Guingamp, deep in a relegation battle relied on Drogba to give them a chance of hope, and Drogba did just that. Didier scored on his debut, and scored two more goals in eleven matches to help Guingamp stay up. Drogba was crucial to his team’s survival, and he continued his great form in the following season. Drogba made an explosive start to the new campaign with an injury-time equaliser against Olympique Lyonnais. He scored 17 goals in 34 games in that season, truly breaking into the French football scene. Drogba credited winger and teammate Florent Malouda (they would later play together again at Chelsea) for his success that season. Drogba earned a move to French giants Olympique de Marseille in 2003, and £3.3m was all it took for Guingamp to give up a player who would become a world beater.
Also in 2003, Drogba made his debut for the Ivorian National Team against South Africa. It was the start of something remarkable. Drogba’s contributions to the Ivory Coast both as a footballer and as an icon meant more to his nation than any last minute goal for Chelsea ever could.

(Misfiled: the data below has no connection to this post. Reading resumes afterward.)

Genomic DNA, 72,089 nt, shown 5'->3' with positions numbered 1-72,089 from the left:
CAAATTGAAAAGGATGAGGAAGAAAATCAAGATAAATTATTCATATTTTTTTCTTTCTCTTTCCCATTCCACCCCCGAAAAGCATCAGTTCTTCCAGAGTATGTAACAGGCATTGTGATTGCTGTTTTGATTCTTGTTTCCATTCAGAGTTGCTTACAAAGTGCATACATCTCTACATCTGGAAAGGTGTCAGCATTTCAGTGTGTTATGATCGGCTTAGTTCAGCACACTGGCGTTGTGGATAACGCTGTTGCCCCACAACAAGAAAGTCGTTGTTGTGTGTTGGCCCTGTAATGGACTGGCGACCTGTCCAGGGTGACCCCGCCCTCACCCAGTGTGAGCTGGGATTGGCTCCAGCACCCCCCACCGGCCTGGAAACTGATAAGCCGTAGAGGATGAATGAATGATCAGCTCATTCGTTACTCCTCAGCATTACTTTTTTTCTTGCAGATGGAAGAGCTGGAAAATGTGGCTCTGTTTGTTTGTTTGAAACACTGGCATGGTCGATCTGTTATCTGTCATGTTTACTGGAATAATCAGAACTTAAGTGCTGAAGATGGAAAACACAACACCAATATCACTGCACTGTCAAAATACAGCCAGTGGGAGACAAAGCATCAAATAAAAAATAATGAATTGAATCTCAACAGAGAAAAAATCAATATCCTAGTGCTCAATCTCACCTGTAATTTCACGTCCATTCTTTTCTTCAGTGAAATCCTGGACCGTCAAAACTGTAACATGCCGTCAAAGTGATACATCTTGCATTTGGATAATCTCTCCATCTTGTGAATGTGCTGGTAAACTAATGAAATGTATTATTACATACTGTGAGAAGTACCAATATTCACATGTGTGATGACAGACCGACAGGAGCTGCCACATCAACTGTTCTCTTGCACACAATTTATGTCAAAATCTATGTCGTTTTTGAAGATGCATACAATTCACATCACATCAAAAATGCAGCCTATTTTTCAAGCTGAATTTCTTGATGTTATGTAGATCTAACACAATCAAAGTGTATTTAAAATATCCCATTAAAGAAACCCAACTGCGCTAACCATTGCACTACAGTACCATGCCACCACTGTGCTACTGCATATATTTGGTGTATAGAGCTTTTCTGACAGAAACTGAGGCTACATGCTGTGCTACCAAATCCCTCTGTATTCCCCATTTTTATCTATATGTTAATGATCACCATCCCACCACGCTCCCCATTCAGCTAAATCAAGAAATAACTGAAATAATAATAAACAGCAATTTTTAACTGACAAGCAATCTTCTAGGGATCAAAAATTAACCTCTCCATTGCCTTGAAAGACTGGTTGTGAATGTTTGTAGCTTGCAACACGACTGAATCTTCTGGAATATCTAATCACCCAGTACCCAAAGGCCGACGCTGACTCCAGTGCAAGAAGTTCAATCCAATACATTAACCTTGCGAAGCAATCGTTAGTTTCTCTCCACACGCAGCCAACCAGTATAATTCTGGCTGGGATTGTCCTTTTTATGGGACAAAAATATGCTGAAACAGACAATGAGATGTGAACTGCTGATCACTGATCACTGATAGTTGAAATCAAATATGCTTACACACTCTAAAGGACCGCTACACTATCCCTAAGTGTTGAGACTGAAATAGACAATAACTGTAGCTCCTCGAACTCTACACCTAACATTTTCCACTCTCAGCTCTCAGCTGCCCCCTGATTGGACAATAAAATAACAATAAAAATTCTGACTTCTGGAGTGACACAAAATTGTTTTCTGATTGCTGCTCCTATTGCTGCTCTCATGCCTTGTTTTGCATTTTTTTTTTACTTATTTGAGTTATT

Marseille manager Alain Perrin was sacked and replaced by José Anigo early on, and Anigo gave Drogba the chance to play in his desired centre forward role. Despite a disappointing domestic campaign where Les Olympiens finished in 7th place in the league table, Drogba had another excellent season. Scoring 19 goals in 35 Ligue 1 matches, Drogba was third in the league’s golden boot race, finishing behind Djibril Cissé and Alexander Frei. Drogba did win Ligue 1 player of the month in January and May, and won the French league player of the 2003-04 season. The Drogba-led Marseille made the final of the UEFA Cup (precursor to Europa League). He netted 11 times in 16 matches in UEFA competitions that season, and his contributions were almost enough to win the UEFA Cup before losing 2-0 to Valencia in the final.